Build a DIY mobile workbench with space for a table saw with these step-by-step plans.
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I’ve been working on getting my shop in order lately and finally built a couple workbenches. In case you missed it, last week I shared the plans for the new miter saw stand. My goal with the shop is to maximize space, but still be able to park the car in there when necessary. The miter saw stand is a permanent workbench at the back of the shop, but I also put together a DIY mobile workbench. It sits against the side wall when not in use (so the car fits), but I can move it anywhere in the shop when I’m working on a project. I built it around the table saw so it works as an out-feed table when I use the saw, but then I can lower the blade and use the whole table top. Win-win!
** UPDATE 9/24/20 – this update is sponsored by MicroJig
This workbench is HANDS-DOWN the most used table in my shop. I use it every day and assemble every. single. project on this thing. There have been SO MANY times I’ve needed to clamp boards down in the middle of the tabletop, so this week I added some MicroJig dovetail clamps. They’re awesome for those situations when your normal clamps can’t quite reach far enough. I’ve already been using them like crazy, so I highly recommend adding them! See Step 11 for all the details.
- Four 3″ Locking Casters
- Miter Saw
- Circular Saw or Table Saw
- Tape Measure
- Speed Square
- Safety Glasses
- Ear Protection
- 2 ½” Screws
- 1 ¼” Screws
If you want to add the MicroJig Dovetail clamps, you also need:
The lumber and cut lists are available for purchase. Your purchase also includes a downloadable PDF of the plans. If you prefer, the plans are available in the post below – you simply have to calculate the lumber and cut lists yourself. Thank you for your support.
Enjoy the plans!
Assemble the bottom frame as shown below. Use 2 1/2″ self tapping screws through the frame to attach the 2x4s.
Pocket holes are a great option if you don’t want to see the screws from the front of the bench. However, since this is just a workbench, I simply screwed through the frame into the shorter 2x4s.
Attach the side legs to the bottom frame with 2 1/2″ screws. The bottom of the frame should sit flush with the bottom of the legs.
Attach the front and back legs to the frame and side legs with 2 1/2″ screws. I attached the side legs to the frame first and then drove a couple screws through the legs into the narrow side of the front and back legs to secure them together. You can see the approximate location of the screws in the diagram below.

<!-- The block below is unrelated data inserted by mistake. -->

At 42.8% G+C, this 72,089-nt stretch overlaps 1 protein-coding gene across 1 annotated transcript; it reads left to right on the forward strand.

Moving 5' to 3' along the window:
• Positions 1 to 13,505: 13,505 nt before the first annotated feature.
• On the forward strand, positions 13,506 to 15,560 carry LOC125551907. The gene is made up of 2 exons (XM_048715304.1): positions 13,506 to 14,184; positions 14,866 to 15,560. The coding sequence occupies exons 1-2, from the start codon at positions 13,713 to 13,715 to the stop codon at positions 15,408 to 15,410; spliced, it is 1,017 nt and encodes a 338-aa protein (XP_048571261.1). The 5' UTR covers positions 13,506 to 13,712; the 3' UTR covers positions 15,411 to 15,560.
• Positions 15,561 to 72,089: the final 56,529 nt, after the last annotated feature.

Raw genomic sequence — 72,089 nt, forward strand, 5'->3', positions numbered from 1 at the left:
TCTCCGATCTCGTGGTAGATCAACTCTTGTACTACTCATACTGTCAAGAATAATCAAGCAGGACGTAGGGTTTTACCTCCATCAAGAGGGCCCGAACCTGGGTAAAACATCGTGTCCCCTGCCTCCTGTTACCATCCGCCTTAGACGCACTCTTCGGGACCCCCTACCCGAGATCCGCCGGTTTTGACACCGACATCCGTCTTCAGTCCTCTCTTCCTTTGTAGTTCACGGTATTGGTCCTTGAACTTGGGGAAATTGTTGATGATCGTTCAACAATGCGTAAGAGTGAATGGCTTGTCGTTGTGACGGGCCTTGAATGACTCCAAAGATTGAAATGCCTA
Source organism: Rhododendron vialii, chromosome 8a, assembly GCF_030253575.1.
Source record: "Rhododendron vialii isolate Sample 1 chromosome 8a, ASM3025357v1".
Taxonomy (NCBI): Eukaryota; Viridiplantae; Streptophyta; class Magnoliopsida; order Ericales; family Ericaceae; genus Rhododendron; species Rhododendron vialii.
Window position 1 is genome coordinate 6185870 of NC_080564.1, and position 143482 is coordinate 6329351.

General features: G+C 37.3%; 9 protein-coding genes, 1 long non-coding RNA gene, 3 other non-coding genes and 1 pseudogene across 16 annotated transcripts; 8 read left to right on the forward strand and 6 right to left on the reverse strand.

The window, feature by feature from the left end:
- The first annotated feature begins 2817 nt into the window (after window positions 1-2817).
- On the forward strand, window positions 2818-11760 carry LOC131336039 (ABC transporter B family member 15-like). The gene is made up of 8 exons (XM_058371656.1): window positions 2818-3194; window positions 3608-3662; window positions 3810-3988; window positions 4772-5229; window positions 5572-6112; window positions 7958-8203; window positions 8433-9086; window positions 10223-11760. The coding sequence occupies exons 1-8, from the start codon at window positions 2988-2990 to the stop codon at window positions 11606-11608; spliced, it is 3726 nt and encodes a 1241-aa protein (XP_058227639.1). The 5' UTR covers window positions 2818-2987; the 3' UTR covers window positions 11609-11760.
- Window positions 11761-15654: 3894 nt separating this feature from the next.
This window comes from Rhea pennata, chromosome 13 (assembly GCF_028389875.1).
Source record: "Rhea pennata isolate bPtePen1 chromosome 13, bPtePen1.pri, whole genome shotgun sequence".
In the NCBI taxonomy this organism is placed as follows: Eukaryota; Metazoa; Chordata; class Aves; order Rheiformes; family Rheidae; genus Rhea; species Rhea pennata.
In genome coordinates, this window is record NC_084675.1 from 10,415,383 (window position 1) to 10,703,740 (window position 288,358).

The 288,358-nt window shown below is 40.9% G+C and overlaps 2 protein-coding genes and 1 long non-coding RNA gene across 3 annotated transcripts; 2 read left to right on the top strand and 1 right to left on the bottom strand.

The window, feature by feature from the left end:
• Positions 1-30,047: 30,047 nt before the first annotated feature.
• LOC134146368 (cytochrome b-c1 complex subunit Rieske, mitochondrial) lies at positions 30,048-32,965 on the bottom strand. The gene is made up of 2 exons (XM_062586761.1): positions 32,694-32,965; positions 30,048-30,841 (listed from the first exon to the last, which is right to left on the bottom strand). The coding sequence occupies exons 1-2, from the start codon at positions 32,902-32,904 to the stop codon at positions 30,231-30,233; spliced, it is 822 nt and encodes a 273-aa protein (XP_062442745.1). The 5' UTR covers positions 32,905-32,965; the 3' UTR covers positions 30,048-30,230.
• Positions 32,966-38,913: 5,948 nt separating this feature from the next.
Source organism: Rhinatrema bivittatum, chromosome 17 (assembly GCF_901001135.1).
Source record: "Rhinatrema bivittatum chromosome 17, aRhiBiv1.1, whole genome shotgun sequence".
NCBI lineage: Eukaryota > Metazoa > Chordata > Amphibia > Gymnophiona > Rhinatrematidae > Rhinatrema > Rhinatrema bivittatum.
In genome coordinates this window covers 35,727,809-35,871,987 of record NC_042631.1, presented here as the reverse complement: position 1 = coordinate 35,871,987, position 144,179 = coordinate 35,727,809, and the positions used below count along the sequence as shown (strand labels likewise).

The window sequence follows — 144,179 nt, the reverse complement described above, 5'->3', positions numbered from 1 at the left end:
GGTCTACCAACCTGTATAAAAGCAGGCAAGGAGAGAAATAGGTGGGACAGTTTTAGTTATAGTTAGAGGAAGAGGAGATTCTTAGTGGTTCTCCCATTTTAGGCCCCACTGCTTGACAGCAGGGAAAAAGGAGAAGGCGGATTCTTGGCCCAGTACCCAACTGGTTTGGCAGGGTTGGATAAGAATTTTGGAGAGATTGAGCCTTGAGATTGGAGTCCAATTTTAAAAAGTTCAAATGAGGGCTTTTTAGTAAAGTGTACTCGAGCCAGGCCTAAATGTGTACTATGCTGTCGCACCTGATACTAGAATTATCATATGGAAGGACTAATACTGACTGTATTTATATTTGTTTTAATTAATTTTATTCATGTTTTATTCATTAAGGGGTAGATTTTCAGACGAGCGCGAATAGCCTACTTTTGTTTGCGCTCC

Here’s a top view:
Put the bottom shelf in place on the bottom frame and attach with 1 1/4″ screws. Countersink the screws so they won’t get in the way.
It’s very difficult to put the bottom shelf in later (ask me how I know …), so definitely put it in before attaching the top frame in Step 3.
Build the top frame as shown. Use 2 1/2″ screws to attach the long sides to the supports.
Attach the top frame to the legs with 2 1/2″ screws.
I assembled the frame upside down to get top frame flush with the tops of the legs. Simply flip the bench over, move the new top frame into place, make sure everything is sitting flat on the ground, and attach the legs to the frame. No need to worry about clamping or balancing the top frame in mid-air while you try to attach it!
Assemble the frame for the table saw shelf with 2 1/2″ screws. Place those two center 2×4 supports wherever necessary to support the base of your table saw.
Place the shelf at the appropriate height for your table saw (mine was 11″) and attach to the workbench frame with 2 1/2″ screws.
Here’s a side view:
Use a jigsaw to cut the section for your table saw out of the table top. The dimensions shown work for my table saw. Adjust as necessary.
Attach the 2×4 feet to the legs with 2 1/2″ screws.
Fasten the locking casters to the feet with 1 1/4″ screws. I used washers on each screw since the screw heads were smaller than the holes in the caster wheels. You could also use washer head screws.
Center the tabletop and attach it to the frame with 1 1/4″ screws. There should be a 1 1/2″ overhang around the tabletop where it meets the legs.
Countersink the screws into the particle board so they won’t get in the way of your work.
I added a simple clamp rack along one end once the bench was finished.
Simply attach a small scrap board to the inside of the legs.
To add the MicroJig dovetail clamps, simply route a dovetail along the workbench wherever you want to place the clamps. No need to add any metal track or anything like that!
If you have 1 1/2 HP router (which is what my Ryobi is), start by routing a 1/4″ relief groove. I clamped a 2×4 to the workbench as a guide for the router to make these cuts:
Next, use the MicroJig dovetail router bit to cut the dovetail:
Make sure to cut the dovetail in the center of the 1/4″ relief groove if you had to cut that first. I just left the 2×4 guide in place when I switched from the straight bit to the dovetail bit to make sure I cut along the exact same line.
I added tracks along all four sides of the tabletop:
Once you’ve cut the tracks, the clamps just slide right into place:
I’m not sure how the particleboard is going to hold up to the clamping pressure long-term, but it’s been fine so far. If I run into issues, I’ll replace the top with nicer plywood or something more durable.
If you’re planning to add these clamps, I’d recommend going with a plywood top, rather than the particleboard like I did. It’ll be more durable in the long run.
And there you have it!
Just a heads up – I built this bench to fit my Ryobi table saw. Make sure to measure your table saw and adjust accordingly.
Please let me know if you have any questions and I’ll get back to you as soon as possible!
Thanks for stopping by!
| Tylynn |
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